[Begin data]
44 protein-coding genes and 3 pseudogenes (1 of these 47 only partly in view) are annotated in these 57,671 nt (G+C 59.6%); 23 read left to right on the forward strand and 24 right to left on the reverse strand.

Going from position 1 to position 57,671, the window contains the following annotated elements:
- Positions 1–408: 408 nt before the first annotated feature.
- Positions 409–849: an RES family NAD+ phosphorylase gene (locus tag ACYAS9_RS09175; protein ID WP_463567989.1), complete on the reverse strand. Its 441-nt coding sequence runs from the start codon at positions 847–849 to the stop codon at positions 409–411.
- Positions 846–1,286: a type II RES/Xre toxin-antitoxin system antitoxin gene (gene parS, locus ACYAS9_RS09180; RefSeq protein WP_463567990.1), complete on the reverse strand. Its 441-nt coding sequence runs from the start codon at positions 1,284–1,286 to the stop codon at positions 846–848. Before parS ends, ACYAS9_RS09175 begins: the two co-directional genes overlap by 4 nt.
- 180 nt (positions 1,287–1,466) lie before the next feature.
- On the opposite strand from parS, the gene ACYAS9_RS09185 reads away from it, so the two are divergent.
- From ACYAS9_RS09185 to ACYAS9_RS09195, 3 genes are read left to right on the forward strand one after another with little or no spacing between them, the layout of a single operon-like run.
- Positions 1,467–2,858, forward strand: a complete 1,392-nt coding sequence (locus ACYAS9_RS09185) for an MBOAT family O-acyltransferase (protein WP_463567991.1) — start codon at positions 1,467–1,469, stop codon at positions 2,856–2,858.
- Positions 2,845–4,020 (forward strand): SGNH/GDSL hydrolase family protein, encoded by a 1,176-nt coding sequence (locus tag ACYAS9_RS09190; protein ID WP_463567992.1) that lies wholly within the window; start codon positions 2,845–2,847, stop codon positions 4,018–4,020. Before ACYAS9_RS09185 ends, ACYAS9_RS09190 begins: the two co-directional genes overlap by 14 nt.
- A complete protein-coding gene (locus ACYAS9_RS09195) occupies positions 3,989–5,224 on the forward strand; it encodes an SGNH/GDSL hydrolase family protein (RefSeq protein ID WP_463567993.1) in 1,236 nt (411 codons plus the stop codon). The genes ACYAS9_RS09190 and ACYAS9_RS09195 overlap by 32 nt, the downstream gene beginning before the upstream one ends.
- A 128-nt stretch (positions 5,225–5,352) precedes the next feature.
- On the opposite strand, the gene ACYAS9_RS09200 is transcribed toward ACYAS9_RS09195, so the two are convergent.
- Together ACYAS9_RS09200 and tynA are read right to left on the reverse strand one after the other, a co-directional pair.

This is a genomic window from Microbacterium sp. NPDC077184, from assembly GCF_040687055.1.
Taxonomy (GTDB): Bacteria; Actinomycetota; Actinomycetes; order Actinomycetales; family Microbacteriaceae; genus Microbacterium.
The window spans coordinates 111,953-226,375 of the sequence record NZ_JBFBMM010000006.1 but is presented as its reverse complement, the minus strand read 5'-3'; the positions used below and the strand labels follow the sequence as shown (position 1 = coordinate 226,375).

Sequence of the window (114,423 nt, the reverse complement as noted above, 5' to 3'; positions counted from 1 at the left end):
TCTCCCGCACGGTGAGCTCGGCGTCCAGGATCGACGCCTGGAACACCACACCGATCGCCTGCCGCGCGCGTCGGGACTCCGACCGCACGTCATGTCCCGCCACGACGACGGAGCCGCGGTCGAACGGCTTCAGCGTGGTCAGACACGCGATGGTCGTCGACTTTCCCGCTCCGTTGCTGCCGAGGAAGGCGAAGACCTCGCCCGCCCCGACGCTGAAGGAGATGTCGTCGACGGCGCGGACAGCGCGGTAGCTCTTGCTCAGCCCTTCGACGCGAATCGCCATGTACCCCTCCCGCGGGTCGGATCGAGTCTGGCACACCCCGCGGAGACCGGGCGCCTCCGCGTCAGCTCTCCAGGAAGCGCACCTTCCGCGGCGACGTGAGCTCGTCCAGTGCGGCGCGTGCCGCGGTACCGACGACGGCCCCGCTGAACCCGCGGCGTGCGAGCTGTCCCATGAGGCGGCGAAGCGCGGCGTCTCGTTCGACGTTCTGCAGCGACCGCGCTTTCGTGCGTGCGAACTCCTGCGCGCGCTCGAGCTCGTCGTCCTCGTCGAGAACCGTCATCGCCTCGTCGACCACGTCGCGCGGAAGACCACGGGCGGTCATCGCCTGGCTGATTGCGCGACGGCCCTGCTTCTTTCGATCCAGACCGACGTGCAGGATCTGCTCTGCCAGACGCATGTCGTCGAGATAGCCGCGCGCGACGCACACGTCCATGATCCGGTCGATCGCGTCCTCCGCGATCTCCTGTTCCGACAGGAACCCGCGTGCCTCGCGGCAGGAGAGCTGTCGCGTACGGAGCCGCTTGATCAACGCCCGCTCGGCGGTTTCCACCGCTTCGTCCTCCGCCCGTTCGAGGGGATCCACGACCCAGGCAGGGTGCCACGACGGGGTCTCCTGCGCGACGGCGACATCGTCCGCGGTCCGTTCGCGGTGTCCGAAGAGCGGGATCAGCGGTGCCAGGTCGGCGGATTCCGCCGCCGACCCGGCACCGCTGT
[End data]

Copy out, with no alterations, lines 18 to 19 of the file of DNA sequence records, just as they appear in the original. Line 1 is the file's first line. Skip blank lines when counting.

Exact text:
Sequence of the window (114,423 nt, the reverse complement as noted above, 5' to 3'; positions counted from 1 at the left end):
TCTCCCGCACGGTGAGCTCGGCGTCCAGGATCGACGCCTGGAACACCACACCGATCGCCTGCCGCGCGCGTCGGGACTCCGACCGCACGTCATGTCCCGCCACGACGACGGAGCCGCGGTCGAACGGCTTCAGCGTGGTCAGACACGCGATGGTCGTCGACTTTCCCGCTCCGTTGCTGCCGAGGAAGGCGAAGACCTCGCCCGCCCCGACGCTGAAGGAGATGTCGTCGACGGCGCGGACAGCGCGGTAGCTCTTGCTCAGCCCTTCGACGCGAATCGCCATGTACCCCTCCCGCGGGTCGGATCGAGTCTGGCACACCCCGCGGAGACCGGGCGCCTCCGCGTCAGCTCTCCAGGAAGCGCACCTTCCGCGGCGACGTGAGCTCGTCCAGTGCGGCGCGTGCCGCGGTACCGACGACGGCCCCGCTGAACCCGCGGCGTGCGAGCTGTCCCATGAGGCGGCGAAGCGCGGCGTCTCGTTCGACGTTCTGCAGCGACCGCGCTTTCGTGCGTGCGAACTCCTGCGCGCGCTCGAGCTCGTCGTCCTCGTCGAGAACCGTCATCGCCTCGTCGACCACGTCGCGCGGAAGACCACGGGCGGTCATCGCCTGGCTGATTGCGCGACGGCCCTGCTTCTTTCGATCCAGACCGACGTGCAGGATCTGCTCTGCCAGACGCATGTCGTCGAGATAGCCGCGCGCGACGCACACGTCCATGATCCGGTCGATCGCGTCCTCCGCGATCTCCTGTTCCGACAGGAACCCGCGTGCCTCGCGGCAGGAGAGCTGTCGCGTACGGAGCCGCTTGATCAACGCCCGCTCGGCGGTTTCCACCGCTTCGTCCTCCGCCCGTTCGAGGGGATCCACGACCCAGGCAGGGTGCCACGACGGGGTCTCCTGCGCGACGGCGACATCGTCCGCGGTCCGTTCGCGGTGTCCGAAGAGCGGGATCAGCGGTGCCAGGTCGGCGGATTCCGCCGCCGACCCGGCACCGCTGT